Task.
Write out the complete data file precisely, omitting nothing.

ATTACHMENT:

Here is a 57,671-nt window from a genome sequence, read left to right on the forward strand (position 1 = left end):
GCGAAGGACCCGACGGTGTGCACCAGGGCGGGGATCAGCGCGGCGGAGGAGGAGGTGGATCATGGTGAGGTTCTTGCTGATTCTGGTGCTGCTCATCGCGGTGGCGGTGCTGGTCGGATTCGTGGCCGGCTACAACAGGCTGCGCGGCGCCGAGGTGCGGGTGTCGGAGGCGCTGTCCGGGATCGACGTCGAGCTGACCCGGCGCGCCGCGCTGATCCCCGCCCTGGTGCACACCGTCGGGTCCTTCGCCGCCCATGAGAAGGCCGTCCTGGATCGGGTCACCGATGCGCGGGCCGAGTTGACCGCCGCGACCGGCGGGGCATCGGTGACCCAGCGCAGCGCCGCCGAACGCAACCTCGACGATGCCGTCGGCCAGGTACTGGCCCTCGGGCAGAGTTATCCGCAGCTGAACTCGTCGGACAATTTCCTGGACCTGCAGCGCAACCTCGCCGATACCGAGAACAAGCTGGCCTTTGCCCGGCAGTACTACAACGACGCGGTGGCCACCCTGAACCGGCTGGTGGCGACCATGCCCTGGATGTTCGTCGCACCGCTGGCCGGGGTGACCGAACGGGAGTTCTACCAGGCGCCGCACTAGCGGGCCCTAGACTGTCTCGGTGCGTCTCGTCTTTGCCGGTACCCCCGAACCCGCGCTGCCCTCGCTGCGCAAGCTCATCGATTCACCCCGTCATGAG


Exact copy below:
Here is a 57,671-nt window from a genome sequence, read left to right on the forward strand (position 1 = left end):
GCGAAGGACCCGACGGTGTGCACCAGGGCGGGGATCAGCGCGGCGGAGGAGGAGGTGGATCATGGTGAGGTTCTTGCTGATTCTGGTGCTGCTCATCGCGGTGGCGGTGCTGGTCGGATTCGTGGCCGGCTACAACAGGCTGCGCGGCGCCGAGGTGCGGGTGTCGGAGGCGCTGTCCGGGATCGACGTCGAGCTGACCCGGCGCGCCGCGCTGATCCCCGCCCTGGTGCACACCGTCGGGTCCTTCGCCGCCCATGAGAAGGCCGTCCTGGATCGGGTCACCGATGCGCGGGCCGAGTTGACCGCCGCGACCGGCGGGGCATCGGTGACCCAGCGCAGCGCCGCCGAACGCAACCTCGACGATGCCGTCGGCCAGGTACTGGCCCTCGGGCAGAGTTATCCGCAGCTGAACTCGTCGGACAATTTCCTGGACCTGCAGCGCAACCTCGCCGATACCGAGAACAAGCTGGCCTTTGCCCGGCAGTACTACAACGACGCGGTGGCCACCCTGAACCGGCTGGTGGCGACCATGCCCTGGATGTTCGTCGCACCGCTGGCCGGGGTGACCGAACGGGAGTTCTACCAGGCGCCGCACTAGCGGGCCCTAGACTGTCTCGGTGCGTCTCGTCTTTGCCGGTACCCCCGAACCCGCGCTGCCCTCGCTGCGCAAGCTCATCGATTCACCCCGTCATGAG